Theofanis Gekas is anything but a complete player, but he knows how to do a striker's main job - score goals. And this year the crafty Greek is reminding opponents just how uncannily efficient he can be.
Gekas made the difference against Wolfsburg
After eleven rounds of play, no one had more goals - 11 in total - than a 30-year-old many Bundesliga fans would probably classify as a journeyman.
But ask the man himself and he'll tell you that goal-getting is an innate ability that's anything but the norm.
"I started playing football really young, and I was always a striker," Gekas said in interview with the German Football League. "I was born with my scoring ability. It seems like a gift from God."
His teammates had another potentially supernatural explanation after Gekas scored a brace on Saturday.
“We asked ourselves in the dressing room if he's sold his soul,” defender Marco Russ told the Bild newspaper. “Even his badly taken penalty went in.”
Gekas came to the Bundesliga in 2005 on a one-year loan from Panathinaikos Athens to Bochum and promptly won the league scoring title. His then coach described him as "our life-insurance policy."
But Bochum decided they could not afford the premiums and failed to exercise their right to purchase the Greek goal-getter. It was a bad decision. Bochum became a perennial relegation candidate and now play in the second division.
For his part, Gekas moved on to Leverkusen, where he never established himself. Although he scored a respectable 11 goals in his first season with his new club, he was often criticized as lacking in work ethic and was loaned out to Hertha Berlin at the beginning of 2010.
With Hertha also getting relegated, Gekas formally returned to Leverkusen, before promptly moving on to Frankfurt. His was hardly one of the high-profile signings of the off-season, but now he's getting a chance to prove that his detractors, if not completely wrong, missed the point.
In addition to his 11 league goals, Gekas has scored 2 in the German Cup
Gekas is neither a particularly great dribbler or passer, and he's never been known to track back and help out on defense. But he is one of the most prolific poachers the league has seen in recent years.
That's just the way he described the role of a striker in a recent interview.
"The most important thing is that [a striker] has good teammates who are always looking to get him the ball," Gekas told the online portal of the Eurosport television network. "In addition, he needs the talent to get himself in the right position to score goals."
On teams that fail to utilize his nose for goal, Gekas is most conspicuous for the amount of times he's caught offside. But on teams that figure out how to employ his particular talent, he can be lethal.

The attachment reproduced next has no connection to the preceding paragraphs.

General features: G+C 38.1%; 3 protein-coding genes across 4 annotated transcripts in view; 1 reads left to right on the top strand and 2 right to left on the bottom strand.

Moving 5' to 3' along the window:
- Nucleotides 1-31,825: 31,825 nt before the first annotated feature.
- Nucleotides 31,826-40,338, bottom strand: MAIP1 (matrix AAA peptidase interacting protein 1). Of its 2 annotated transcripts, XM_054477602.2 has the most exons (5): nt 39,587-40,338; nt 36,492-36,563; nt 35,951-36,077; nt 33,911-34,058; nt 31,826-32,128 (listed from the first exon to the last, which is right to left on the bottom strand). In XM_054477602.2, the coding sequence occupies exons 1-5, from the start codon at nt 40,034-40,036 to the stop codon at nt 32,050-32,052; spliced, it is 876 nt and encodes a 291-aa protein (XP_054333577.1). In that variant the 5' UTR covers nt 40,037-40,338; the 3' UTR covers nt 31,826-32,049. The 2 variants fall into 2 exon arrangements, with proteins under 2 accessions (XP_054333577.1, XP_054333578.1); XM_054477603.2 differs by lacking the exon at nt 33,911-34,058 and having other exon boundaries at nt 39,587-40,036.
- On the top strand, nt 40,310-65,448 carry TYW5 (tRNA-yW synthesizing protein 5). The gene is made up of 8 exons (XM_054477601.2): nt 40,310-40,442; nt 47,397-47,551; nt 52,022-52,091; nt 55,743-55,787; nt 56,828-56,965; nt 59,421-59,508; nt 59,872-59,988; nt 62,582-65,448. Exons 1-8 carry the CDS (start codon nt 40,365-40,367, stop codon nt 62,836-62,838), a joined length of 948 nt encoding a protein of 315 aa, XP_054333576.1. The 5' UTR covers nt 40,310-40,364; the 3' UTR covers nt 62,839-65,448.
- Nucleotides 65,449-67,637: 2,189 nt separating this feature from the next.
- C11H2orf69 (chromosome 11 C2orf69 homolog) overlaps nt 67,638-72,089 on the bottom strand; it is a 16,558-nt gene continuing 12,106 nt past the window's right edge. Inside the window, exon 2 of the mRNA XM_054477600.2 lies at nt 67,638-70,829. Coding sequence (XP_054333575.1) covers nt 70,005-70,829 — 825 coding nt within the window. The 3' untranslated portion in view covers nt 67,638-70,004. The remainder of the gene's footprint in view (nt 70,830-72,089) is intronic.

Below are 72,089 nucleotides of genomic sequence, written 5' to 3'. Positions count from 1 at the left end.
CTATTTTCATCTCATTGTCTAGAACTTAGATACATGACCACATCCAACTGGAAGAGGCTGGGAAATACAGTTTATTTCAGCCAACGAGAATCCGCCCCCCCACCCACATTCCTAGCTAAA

Indeed, a Tarantino-esque tattoo on Gekas' arm reads "Eiskalter Vollstrecker," (ice-cold killer ) - the nickname he earned at Bochum.
Understatement, as you've probably guessed by now, isn't Gekas' strong suit.
"The fact that I didn't score [for Leverkusen and Hertha] was because the people in positions of responsibility didn't trust me," Gekas told the Bundesliga. "But Frankfurt coach Michael Skibbe, whom I know from my time in Leverkusen, does have that trust. That has a direct effect on my game and the number of goals I score."
Instinct and vision
Gekas has been doing all his talking on pitch this season
Seen negatively, Gekas is one-dimensional. Seen positively, he does exactly what he's supposed to do, hang around in dangerous positions and convert chances as they materialize.
Wolfsburg were given a display of the latter qualities, as their trip to Frankfurt on Saturday ended in a 3-1 defeat. The hosts' first goal in that match was archetypal Gekas. The Greek striker lurked on the edge of the penalty area, and when a low pass came his way, he took it directly and curled it into the bottom left-hand corner.
The goal was only possible because Gekas didn't hesitate or try to control the ball, but rather reacted on instinct. That's a quality his coach appreciates.
"There aren't many strikers who can see a situation in advance as well as Gekas," Michael Skibbe told the Bild newspaper earlier this season. "In the build-up, he follows pass combinations very intensely and then instinctively runs where he expects the ball to be."
Gekas goals may often appear to be lucky, but the numbers argue for his basic quality. In addition to his achievements in the Bundesliga, the striker has scored 20 goals in 51 matches for the Greek national team.
Gekas officially retired from the Greece squad in September, citing "special circumstances."
Few people, if indeed anyone other than the striker himself, knew what he was referring to. That's not uncommon with Gekas, who, despite playing for years in the Bundesliga, says he sees no need to learn German.
And this season, he's drastically scaled back the number of interviews he's prepared to give.
But if Gekas can keep up anything near his early pace of a goal per game, no one is likely to care about his disinterest in communication. As he himself might say, a striker's job is not to make himself understood. Putting the ball in the net speaks louder than words.
Author: Jefferson Chase
Editor: Rob Turner